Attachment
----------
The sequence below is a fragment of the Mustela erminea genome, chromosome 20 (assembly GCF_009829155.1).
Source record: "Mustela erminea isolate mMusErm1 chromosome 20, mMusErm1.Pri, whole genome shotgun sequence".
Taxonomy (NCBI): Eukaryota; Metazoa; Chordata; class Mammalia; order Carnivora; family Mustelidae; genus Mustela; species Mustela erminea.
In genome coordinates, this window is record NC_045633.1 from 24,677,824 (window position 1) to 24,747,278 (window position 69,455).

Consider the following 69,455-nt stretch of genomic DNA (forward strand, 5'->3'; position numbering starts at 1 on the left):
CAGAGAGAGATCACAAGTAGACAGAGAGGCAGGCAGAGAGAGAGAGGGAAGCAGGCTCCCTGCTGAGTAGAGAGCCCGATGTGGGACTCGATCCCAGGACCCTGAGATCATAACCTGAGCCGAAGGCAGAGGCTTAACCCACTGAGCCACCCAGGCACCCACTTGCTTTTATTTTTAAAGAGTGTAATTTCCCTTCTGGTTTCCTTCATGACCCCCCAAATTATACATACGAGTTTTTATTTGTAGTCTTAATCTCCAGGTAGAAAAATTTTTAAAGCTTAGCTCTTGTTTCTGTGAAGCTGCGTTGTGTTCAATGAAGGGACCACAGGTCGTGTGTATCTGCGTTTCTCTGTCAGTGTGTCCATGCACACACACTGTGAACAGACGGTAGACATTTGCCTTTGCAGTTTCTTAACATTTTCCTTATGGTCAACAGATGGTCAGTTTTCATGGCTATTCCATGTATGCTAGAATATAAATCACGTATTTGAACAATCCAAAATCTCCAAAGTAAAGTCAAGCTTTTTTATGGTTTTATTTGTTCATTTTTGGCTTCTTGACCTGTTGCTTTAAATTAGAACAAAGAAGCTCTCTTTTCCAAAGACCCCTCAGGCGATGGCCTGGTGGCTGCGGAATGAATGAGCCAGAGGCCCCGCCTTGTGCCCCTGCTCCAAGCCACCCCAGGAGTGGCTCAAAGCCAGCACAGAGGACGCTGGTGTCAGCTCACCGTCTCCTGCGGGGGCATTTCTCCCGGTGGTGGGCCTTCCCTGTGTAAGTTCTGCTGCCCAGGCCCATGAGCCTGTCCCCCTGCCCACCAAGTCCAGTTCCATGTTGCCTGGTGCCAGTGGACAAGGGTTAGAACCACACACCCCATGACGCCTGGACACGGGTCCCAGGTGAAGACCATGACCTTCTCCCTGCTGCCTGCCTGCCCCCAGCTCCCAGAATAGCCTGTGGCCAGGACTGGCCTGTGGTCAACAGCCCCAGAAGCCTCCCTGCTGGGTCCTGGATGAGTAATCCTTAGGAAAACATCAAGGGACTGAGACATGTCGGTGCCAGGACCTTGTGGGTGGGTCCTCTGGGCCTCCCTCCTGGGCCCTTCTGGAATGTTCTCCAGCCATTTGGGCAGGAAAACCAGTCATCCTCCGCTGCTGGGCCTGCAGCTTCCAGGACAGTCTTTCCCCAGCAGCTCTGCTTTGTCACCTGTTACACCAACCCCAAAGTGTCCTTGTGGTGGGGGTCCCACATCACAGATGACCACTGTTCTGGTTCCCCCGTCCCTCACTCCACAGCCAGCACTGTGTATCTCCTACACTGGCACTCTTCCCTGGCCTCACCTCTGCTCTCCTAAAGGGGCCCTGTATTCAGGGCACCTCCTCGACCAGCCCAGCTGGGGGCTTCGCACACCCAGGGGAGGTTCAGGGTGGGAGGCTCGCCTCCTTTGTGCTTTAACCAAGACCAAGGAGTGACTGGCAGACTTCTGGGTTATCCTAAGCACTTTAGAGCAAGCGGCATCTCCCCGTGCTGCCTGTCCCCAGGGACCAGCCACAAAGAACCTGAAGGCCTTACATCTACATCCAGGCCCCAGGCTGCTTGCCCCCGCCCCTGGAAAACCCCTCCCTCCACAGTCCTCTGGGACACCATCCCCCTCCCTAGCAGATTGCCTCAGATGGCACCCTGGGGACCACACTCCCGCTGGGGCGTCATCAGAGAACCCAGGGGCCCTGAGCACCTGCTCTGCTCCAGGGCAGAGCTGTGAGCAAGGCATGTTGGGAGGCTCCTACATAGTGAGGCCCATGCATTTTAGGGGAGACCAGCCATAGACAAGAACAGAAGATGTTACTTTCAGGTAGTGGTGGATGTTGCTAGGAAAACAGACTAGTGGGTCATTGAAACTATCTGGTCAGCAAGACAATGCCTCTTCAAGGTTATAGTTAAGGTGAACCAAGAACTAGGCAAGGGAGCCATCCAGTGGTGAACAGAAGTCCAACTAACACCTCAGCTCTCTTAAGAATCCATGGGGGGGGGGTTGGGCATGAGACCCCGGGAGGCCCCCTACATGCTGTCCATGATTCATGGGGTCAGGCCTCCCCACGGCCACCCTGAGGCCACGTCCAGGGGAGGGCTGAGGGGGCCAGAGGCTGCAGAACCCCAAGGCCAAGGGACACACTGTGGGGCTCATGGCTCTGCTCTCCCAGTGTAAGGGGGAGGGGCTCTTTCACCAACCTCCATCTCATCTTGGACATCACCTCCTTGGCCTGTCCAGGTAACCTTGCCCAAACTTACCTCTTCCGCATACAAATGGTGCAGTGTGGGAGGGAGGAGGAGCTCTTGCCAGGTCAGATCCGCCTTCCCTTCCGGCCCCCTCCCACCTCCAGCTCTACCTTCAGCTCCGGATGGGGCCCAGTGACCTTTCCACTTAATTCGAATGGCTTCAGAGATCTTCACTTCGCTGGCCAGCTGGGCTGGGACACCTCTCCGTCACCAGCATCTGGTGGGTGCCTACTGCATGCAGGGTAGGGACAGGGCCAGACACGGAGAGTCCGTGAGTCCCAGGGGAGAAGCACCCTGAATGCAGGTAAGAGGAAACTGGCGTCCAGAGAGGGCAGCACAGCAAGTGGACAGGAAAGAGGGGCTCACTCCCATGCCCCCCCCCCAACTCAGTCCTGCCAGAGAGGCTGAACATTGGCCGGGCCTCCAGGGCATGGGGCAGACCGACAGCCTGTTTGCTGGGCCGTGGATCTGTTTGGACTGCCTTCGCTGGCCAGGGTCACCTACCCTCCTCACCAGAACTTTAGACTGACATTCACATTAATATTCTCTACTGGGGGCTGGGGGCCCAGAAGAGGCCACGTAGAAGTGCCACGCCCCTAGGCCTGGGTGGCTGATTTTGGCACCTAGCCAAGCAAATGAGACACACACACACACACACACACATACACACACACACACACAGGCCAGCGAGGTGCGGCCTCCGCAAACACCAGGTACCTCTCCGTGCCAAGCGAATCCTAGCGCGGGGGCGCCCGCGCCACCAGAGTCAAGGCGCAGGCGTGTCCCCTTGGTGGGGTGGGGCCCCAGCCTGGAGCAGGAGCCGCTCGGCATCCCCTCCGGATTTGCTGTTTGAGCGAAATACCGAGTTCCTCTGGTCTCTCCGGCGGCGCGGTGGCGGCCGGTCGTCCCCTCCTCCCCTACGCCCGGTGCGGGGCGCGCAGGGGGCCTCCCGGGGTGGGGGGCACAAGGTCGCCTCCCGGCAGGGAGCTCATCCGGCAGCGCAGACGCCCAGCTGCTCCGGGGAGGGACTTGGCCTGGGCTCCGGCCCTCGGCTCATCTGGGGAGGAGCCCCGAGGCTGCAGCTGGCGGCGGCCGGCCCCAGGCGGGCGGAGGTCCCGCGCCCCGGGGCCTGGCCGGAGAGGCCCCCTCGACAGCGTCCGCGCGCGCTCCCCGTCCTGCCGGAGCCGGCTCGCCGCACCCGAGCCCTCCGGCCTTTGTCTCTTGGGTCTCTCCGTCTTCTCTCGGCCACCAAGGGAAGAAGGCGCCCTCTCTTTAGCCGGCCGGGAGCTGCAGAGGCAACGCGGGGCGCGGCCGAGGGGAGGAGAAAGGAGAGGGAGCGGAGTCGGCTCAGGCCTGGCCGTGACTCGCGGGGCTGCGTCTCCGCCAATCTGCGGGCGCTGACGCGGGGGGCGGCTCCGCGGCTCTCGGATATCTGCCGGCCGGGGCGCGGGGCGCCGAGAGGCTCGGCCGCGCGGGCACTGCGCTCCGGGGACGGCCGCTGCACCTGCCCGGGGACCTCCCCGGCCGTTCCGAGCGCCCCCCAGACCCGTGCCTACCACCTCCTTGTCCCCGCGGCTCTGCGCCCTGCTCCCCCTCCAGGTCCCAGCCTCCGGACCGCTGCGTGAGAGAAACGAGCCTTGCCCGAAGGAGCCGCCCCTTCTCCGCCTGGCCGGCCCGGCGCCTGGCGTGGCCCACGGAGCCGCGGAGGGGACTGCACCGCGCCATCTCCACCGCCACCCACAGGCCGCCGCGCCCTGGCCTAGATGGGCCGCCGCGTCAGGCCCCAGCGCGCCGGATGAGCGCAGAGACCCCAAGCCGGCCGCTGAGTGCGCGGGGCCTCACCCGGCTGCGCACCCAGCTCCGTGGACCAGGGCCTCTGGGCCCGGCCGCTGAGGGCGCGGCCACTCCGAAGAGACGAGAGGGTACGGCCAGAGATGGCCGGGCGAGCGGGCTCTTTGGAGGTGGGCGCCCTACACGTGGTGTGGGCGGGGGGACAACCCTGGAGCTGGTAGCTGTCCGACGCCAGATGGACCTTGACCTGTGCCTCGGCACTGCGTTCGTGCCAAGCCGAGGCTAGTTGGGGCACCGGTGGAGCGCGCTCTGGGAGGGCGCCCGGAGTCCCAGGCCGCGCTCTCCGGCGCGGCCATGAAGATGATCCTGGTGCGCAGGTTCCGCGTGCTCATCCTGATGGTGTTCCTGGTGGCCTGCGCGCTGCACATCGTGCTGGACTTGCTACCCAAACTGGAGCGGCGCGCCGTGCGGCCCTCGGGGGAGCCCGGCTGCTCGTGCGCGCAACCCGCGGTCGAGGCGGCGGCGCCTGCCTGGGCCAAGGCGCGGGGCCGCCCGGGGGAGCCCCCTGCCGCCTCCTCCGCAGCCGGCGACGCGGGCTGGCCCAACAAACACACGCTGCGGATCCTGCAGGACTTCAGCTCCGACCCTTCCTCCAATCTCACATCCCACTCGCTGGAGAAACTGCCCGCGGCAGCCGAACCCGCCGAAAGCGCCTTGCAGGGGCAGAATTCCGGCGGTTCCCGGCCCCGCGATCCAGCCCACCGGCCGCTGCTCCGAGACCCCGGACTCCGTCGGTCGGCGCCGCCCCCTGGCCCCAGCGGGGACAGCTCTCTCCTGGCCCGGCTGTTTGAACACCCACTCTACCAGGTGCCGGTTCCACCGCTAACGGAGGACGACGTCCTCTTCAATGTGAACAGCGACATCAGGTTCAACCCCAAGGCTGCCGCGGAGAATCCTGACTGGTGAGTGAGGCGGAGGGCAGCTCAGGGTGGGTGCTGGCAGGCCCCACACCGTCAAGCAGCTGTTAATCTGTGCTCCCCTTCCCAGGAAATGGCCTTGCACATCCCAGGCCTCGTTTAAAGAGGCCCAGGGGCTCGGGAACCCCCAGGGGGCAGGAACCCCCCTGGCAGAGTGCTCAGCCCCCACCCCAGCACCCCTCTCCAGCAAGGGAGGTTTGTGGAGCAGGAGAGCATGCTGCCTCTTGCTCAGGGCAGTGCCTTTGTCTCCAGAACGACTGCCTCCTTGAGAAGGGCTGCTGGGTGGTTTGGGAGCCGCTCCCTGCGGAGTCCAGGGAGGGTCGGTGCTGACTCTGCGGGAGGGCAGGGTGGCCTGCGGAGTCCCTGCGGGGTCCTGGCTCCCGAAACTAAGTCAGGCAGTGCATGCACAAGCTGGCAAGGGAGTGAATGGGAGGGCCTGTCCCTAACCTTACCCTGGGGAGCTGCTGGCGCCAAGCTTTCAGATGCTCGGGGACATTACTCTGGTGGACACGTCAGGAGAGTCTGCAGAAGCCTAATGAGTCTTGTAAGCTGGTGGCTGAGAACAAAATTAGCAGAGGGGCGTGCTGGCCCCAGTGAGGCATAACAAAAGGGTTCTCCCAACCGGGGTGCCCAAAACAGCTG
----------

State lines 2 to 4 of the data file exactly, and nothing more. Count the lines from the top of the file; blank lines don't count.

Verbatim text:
Source record: "Mustela erminea isolate mMusErm1 chromosome 20, mMusErm1.Pri, whole genome shotgun sequence".
Taxonomy (NCBI): Eukaryota; Metazoa; Chordata; class Mammalia; order Carnivora; family Mustelidae; genus Mustela; species Mustela erminea.
In genome coordinates, this window is record NC_045633.1 from 24,677,824 (window position 1) to 24,747,278 (window position 69,455).